Monday, September 6, 2010

Chapter 5: When Dad Started PC Systems

Here's the next installment of my memories of my dad. Enough of my readers keep reading these posts and keep asking for more, so I will continue writing. :-)
After only a year with my dad, I went back to California, finished high school, went to U.C. Santa Barbara and studied geology and physical geography, and then, on a whim, signed up for the U.S. Navy. My older brother, Jim, went into the Navy and it sounded like an interesting adventure. Life with my father receded, although we did write the occasional old-fashioned letter, his always filled with amusing stories and sarcastic humor.

The Navy sent me to Monterey to study Russian (what a fabulous year, studying with Russian émigrés in a beautiful place!). I married a delightful New Englander, Jonathan Hilyard, and we moved to Rota, Spain for our first tour of duty. Dad had no interest in coming for a visit. If a casino didn’t “comp” him, travel didn’t appeal to him.

It was the mid-1980s, and my dad abruptly left the lecture circuit, where he had promoted his investment advice and his book, A License to Steal.  He traded the world of stocks and bonds--and troubling SEC oversight and penalties for his ways of trading--to start a fledgling computer business.  An early computer enthusiast, my dad fancied himself a nerd and programmer extraordinaire. He got excited, saying, “Computers are where cars were when the Model T came out!”  He saw nothing but dollar signs and talked about making millions. He took his passion for computers to market as PC Systems. 

My brothers joined PC Systems, with Dad leading sales and marketing and my brothers handling customer service, building and repairing computers and networks with the utmost care.  My brothers' bonuses in the early days gave me a twinge of envy, but I was never really tempted to join the family business.  I'll never forget hearing that my dad sometimes ate his employees’ lunches, without asking them, just because he saw something in the refrigerator that he wanted. Impulse control was not one of his strong suits. He could also get incredibly snippy when he sensed disrespect (think: someone forgot something he wanted--anything, no matter how trivial--and he could make the most rude comments). These things, and the story of how he administered lie detector tests to all the store managers at one point, including my brothers and step-sister, made me cringe. Trust, like impulse control, was not my dad's thing.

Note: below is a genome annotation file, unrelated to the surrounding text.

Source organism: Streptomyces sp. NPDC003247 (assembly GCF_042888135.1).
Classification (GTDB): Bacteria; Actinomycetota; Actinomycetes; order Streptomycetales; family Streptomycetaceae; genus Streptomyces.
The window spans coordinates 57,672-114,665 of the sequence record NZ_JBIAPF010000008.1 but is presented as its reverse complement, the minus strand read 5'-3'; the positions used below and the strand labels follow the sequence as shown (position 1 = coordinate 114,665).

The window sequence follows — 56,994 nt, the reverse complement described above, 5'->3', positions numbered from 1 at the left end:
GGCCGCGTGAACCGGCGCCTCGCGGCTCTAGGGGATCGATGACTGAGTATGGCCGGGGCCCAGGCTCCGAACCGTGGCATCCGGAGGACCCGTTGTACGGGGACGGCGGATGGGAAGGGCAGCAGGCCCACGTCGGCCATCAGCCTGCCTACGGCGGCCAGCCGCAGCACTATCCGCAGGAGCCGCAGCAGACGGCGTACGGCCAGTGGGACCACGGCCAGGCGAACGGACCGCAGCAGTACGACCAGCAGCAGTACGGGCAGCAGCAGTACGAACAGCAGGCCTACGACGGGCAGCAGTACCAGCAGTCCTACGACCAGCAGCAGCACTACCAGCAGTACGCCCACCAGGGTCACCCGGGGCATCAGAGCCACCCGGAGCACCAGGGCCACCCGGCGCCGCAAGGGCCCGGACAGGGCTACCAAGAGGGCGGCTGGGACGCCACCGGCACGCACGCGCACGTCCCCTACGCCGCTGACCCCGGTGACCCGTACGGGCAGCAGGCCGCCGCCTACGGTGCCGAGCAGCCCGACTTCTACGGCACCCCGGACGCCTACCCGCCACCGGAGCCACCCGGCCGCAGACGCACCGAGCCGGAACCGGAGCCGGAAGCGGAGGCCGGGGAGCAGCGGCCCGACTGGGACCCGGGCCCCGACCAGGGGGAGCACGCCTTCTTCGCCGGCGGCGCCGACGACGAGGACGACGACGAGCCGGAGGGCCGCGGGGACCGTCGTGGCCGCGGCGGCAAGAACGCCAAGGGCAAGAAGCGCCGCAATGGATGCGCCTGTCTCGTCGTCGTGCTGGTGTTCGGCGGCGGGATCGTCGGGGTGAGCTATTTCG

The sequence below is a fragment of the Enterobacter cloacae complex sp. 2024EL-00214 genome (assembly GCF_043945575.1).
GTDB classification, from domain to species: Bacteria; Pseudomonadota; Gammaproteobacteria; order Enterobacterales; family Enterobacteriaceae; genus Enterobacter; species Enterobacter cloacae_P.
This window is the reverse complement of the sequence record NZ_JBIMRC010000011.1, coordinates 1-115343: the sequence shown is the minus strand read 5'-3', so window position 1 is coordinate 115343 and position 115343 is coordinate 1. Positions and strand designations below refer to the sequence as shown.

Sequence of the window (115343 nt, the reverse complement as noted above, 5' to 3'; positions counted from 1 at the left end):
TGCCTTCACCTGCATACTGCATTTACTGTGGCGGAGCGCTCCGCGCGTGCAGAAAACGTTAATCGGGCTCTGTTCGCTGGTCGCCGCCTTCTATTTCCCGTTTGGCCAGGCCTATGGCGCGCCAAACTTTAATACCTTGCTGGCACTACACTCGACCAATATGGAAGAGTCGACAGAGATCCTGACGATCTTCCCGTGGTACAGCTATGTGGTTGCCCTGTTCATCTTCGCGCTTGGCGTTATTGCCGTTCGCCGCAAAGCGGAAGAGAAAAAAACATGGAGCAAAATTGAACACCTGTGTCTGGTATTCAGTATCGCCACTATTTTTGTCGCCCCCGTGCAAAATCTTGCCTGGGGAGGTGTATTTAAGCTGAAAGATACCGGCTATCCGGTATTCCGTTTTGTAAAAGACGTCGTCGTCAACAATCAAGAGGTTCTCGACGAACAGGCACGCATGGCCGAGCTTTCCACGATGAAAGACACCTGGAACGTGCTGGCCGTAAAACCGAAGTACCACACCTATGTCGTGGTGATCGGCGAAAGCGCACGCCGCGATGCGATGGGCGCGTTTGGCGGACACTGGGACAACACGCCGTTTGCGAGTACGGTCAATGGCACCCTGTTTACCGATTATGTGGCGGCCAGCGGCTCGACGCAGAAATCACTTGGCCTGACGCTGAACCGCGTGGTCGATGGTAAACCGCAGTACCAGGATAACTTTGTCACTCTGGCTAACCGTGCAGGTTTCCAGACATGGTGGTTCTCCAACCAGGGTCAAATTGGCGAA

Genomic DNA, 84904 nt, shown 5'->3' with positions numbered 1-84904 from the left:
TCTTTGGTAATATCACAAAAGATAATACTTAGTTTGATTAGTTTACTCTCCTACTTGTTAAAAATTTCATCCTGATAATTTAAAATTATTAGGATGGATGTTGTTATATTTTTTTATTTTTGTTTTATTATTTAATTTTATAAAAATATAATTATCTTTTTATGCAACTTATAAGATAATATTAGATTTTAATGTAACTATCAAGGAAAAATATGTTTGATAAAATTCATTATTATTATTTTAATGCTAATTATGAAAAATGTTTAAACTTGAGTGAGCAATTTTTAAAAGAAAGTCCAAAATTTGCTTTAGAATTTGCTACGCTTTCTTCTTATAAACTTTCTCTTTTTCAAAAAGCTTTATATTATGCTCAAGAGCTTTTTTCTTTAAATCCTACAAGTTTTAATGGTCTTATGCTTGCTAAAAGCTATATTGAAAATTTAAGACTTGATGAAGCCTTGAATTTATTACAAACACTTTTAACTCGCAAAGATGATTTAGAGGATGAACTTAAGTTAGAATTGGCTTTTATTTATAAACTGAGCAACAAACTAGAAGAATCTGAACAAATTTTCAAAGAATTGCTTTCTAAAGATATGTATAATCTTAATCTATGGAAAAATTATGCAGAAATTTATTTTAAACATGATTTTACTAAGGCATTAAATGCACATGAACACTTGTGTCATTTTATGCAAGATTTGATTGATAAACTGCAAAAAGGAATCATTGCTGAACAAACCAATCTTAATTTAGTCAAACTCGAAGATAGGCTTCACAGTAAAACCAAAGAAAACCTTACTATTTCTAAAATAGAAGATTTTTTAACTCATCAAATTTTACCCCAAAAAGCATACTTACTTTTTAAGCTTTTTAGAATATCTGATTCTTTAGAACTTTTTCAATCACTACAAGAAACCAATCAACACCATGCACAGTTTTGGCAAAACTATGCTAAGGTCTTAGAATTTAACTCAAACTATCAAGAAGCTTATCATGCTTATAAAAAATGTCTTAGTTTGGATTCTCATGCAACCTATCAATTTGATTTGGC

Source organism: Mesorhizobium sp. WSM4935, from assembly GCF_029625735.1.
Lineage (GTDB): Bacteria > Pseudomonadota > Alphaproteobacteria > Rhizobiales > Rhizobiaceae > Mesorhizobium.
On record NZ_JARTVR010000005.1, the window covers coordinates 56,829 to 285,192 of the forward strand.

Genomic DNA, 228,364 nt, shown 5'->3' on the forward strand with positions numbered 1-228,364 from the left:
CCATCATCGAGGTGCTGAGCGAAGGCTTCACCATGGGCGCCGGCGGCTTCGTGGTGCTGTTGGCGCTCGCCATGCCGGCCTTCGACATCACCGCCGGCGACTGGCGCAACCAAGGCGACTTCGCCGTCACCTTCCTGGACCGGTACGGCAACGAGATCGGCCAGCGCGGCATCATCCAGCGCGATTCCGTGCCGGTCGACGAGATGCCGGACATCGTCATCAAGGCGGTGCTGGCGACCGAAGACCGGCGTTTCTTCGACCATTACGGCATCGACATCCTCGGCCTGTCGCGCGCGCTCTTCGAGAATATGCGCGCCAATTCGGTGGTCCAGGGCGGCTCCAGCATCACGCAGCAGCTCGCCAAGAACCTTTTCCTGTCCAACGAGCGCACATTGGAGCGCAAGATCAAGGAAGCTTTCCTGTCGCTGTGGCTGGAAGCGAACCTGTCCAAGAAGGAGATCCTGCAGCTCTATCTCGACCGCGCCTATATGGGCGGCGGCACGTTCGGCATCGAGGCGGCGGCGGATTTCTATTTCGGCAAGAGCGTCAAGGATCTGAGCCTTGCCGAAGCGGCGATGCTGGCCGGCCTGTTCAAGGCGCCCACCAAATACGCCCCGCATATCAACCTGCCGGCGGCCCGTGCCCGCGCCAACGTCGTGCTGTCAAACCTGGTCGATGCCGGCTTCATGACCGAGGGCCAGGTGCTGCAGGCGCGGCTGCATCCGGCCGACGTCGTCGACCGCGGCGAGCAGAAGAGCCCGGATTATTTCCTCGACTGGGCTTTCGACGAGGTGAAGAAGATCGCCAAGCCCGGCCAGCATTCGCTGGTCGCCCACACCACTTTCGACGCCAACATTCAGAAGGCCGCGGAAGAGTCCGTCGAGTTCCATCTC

With PC Systems taking off like a bottle rocket, my dad suddenly needed help. He placed a Help Wanted ad for a “secretary to organize three messy men.”  Teri Cherry (our own Teri Edgell today), was then an upbeat blond who called it like she saw it and wasn't so sure about this guy, my dad, who she thought was a bit weird. Teri ultimately took the job supporting my dad and brothers, and she became the “voice” of PC Systems—answering phones, greeting customers, sending out bills, and making people, including Dad, laugh. Teri, to this day, has incredibly fond memories of the old man, who also made her laugh, pretty much every day. 

When I was leaving the Navy in 1987, Dad offered me a job at PC Systems. I  was on my way back to the States, with no other job offers and no clue what would be next (I passed on the Navy's offer to send me to a remote post in Sinop, Turkey). Nevertheless, I wasn’t that interested in computers (an understatement if there ever was one) and declined. Dad  accepted my decision with a shrug and a quip about his offer being "too good for me" anyway. I didn’t tell him I thought we would might kill each other if we ever worked together. 

Writing letters to my dad soon was replaced by email. He found his medium when he discovered email and then the Internet. Asynchronous, no complaints about his smoking, and no requirements to make small talk when he was cranky. He loved to be online in a way he never liked to hang out. 


Anonymous said...

Thank you Cindy! Many of us really appreciate your continuing writing about your life with your dad. By the are also a great writer! :-)

Anonymous said...

Ohhhh,,,,I LOVE to read about your dad!!! Please, please keep it up. You are doing a GREAT job! It's like he's almost still with us! Miss him a lot! Thanks for taking the time.

Anonymous said...

I encourage you to continue writing about your dad. He's a colorful man for sure. Learning about him, helps me understand myself. Like you, I generally lean towards the serious side, yet I am learning that laughter, humor, etc is great "food" for our bioengineered chemical factories, we wear each day while going in circles around the SUN on the big blue "earth" ball.
Hugs..Pablo - Oregon